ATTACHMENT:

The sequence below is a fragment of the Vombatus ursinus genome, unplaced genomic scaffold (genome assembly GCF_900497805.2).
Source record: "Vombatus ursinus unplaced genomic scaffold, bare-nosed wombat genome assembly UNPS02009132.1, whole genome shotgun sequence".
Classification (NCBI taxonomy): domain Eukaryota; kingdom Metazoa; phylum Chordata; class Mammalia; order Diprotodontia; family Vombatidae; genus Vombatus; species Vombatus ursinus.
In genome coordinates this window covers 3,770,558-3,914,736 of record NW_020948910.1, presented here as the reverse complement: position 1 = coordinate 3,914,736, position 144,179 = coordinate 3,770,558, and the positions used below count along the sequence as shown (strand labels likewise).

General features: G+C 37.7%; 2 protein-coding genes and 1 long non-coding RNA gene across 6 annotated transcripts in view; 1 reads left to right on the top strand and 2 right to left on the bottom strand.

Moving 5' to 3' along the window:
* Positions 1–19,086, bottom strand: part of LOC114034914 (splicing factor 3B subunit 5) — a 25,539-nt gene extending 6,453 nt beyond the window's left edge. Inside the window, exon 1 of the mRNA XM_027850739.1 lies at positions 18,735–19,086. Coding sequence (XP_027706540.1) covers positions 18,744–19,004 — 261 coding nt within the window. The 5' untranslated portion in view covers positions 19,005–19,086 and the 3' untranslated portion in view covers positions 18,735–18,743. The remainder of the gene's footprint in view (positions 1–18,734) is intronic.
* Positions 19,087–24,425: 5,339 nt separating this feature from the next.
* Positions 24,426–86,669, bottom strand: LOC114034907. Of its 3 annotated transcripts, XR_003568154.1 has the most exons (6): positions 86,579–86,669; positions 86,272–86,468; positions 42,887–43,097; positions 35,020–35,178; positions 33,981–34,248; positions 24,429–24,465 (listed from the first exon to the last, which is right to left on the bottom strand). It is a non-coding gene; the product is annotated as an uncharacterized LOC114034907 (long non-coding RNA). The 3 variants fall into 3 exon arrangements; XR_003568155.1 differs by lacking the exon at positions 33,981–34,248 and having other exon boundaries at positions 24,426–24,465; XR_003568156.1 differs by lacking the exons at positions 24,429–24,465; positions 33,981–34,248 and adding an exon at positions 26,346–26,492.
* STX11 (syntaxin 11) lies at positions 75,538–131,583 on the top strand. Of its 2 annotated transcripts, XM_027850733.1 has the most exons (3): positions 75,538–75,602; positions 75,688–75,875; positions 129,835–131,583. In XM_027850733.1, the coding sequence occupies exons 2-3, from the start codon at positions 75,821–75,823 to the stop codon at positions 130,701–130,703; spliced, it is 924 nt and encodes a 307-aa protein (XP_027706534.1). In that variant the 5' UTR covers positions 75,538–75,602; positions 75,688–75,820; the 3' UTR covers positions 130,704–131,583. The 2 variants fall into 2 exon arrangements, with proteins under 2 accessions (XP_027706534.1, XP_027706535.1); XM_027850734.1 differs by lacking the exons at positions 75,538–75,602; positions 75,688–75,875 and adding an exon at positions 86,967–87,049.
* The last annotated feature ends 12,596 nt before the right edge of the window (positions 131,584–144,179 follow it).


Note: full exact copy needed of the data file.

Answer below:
The sequence below is a fragment of the Vombatus ursinus genome, unplaced genomic scaffold (genome assembly GCF_900497805.2).
Source record: "Vombatus ursinus unplaced genomic scaffold, bare-nosed wombat genome assembly UNPS02009132.1, whole genome shotgun sequence".
Classification (NCBI taxonomy): domain Eukaryota; kingdom Metazoa; phylum Chordata; class Mammalia; order Diprotodontia; family Vombatidae; genus Vombatus; species Vombatus ursinus.
In genome coordinates this window covers 3,770,558-3,914,736 of record NW_020948910.1, presented here as the reverse complement: position 1 = coordinate 3,914,736, position 144,179 = coordinate 3,770,558, and the positions used below count along the sequence as shown (strand labels likewise).

General features: G+C 37.7%; 2 protein-coding genes and 1 long non-coding RNA gene across 6 annotated transcripts in view; 1 reads left to right on the top strand and 2 right to left on the bottom strand.

Moving 5' to 3' along the window:
* Positions 1–19,086, bottom strand: part of LOC114034914 (splicing factor 3B subunit 5) — a 25,539-nt gene extending 6,453 nt beyond the window's left edge. Inside the window, exon 1 of the mRNA XM_027850739.1 lies at positions 18,735–19,086. Coding sequence (XP_027706540.1) covers positions 18,744–19,004 — 261 coding nt within the window. The 5' untranslated portion in view covers positions 19,005–19,086 and the 3' untranslated portion in view covers positions 18,735–18,743. The remainder of the gene's footprint in view (positions 1–18,734) is intronic.
* Positions 19,087–24,425: 5,339 nt separating this feature from the next.
* Positions 24,426–86,669, bottom strand: LOC114034907. Of its 3 annotated transcripts, XR_003568154.1 has the most exons (6): positions 86,579–86,669; positions 86,272–86,468; positions 42,887–43,097; positions 35,020–35,178; positions 33,981–34,248; positions 24,429–24,465 (listed from the first exon to the last, which is right to left on the bottom strand). It is a non-coding gene; the product is annotated as an uncharacterized LOC114034907 (long non-coding RNA). The 3 variants fall into 3 exon arrangements; XR_003568155.1 differs by lacking the exon at positions 33,981–34,248 and having other exon boundaries at positions 24,426–24,465; XR_003568156.1 differs by lacking the exons at positions 24,429–24,465; positions 33,981–34,248 and adding an exon at positions 26,346–26,492.
* STX11 (syntaxin 11) lies at positions 75,538–131,583 on the top strand. Of its 2 annotated transcripts, XM_027850733.1 has the most exons (3): positions 75,538–75,602; positions 75,688–75,875; positions 129,835–131,583. In XM_027850733.1, the coding sequence occupies exons 2-3, from the start codon at positions 75,821–75,823 to the stop codon at positions 130,701–130,703; spliced, it is 924 nt and encodes a 307-aa protein (XP_027706534.1). In that variant the 5' UTR covers positions 75,538–75,602; positions 75,688–75,820; the 3' UTR covers positions 130,704–131,583. The 2 variants fall into 2 exon arrangements, with proteins under 2 accessions (XP_027706534.1, XP_027706535.1); XM_027850734.1 differs by lacking the exons at positions 75,538–75,602; positions 75,688–75,875 and adding an exon at positions 86,967–87,049.
* The last annotated feature ends 12,596 nt before the right edge of the window (positions 131,584–144,179 follow it).